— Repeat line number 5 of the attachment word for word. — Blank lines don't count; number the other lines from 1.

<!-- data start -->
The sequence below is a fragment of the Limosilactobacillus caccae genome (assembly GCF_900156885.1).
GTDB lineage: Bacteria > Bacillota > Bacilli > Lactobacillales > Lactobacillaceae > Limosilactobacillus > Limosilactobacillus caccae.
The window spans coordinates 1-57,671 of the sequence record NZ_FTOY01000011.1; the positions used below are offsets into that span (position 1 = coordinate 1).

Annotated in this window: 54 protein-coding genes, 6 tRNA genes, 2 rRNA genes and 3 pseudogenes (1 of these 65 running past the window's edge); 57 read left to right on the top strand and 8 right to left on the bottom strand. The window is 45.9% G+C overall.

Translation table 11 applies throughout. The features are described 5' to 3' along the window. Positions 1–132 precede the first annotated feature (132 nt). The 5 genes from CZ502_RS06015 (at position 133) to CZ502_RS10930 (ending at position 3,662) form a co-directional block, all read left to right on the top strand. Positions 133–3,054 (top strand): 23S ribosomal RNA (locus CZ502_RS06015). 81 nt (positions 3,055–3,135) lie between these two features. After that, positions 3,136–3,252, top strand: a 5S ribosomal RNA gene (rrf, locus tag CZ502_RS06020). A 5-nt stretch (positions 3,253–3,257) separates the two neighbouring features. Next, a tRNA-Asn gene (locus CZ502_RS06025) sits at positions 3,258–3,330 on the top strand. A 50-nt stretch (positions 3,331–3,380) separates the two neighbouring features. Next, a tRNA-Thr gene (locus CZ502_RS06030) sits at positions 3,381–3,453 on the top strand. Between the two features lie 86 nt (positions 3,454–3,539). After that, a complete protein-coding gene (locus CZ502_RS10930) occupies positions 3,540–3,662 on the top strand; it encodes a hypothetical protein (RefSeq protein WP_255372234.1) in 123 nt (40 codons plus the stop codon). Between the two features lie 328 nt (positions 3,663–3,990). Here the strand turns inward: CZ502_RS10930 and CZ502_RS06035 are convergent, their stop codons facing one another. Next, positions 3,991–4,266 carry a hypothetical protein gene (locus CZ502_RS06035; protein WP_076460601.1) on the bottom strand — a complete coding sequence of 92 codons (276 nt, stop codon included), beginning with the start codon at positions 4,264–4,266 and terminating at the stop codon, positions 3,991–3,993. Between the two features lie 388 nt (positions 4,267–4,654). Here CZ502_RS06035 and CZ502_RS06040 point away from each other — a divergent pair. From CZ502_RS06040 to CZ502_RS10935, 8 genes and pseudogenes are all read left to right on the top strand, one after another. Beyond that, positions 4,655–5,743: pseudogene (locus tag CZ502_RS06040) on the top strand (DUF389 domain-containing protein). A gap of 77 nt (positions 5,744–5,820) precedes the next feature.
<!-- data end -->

Translation table 11 applies throughout. The features are described 5' to 3' along the window. Positions 1–132 precede the first annotated feature (132 nt). The 5 genes from CZ502_RS06015 (at position 133) to CZ502_RS10930 (ending at position 3,662) form a co-directional block, all read left to right on the top strand. Positions 133–3,054 (top strand): 23S ribosomal RNA (locus CZ502_RS06015). 81 nt (positions 3,055–3,135) lie between these two features. After that, positions 3,136–3,252, top strand: a 5S ribosomal RNA gene (rrf, locus tag CZ502_RS06020). A 5-nt stretch (positions 3,253–3,257) separates the two neighbouring features. Next, a tRNA-Asn gene (locus CZ502_RS06025) sits at positions 3,258–3,330 on the top strand. A 50-nt stretch (positions 3,331–3,380) separates the two neighbouring features. Next, a tRNA-Thr gene (locus CZ502_RS06030) sits at positions 3,381–3,453 on the top strand. Between the two features lie 86 nt (positions 3,454–3,539). After that, a complete protein-coding gene (locus CZ502_RS10930) occupies positions 3,540–3,662 on the top strand; it encodes a hypothetical protein (RefSeq protein WP_255372234.1) in 123 nt (40 codons plus the stop codon). Between the two features lie 328 nt (positions 3,663–3,990). Here the strand turns inward: CZ502_RS10930 and CZ502_RS06035 are convergent, their stop codons facing one another. Next, positions 3,991–4,266 carry a hypothetical protein gene (locus CZ502_RS06035; protein WP_076460601.1) on the bottom strand — a complete coding sequence of 92 codons (276 nt, stop codon included), beginning with the start codon at positions 4,264–4,266 and terminating at the stop codon, positions 3,991–3,993. Between the two features lie 388 nt (positions 4,267–4,654). Here CZ502_RS06035 and CZ502_RS06040 point away from each other — a divergent pair. From CZ502_RS06040 to CZ502_RS10935, 8 genes and pseudogenes are all read left to right on the top strand, one after another. Beyond that, positions 4,655–5,743: pseudogene (locus tag CZ502_RS06040) on the top strand (DUF389 domain-containing protein). A gap of 77 nt (positions 5,744–5,820) precedes the next feature.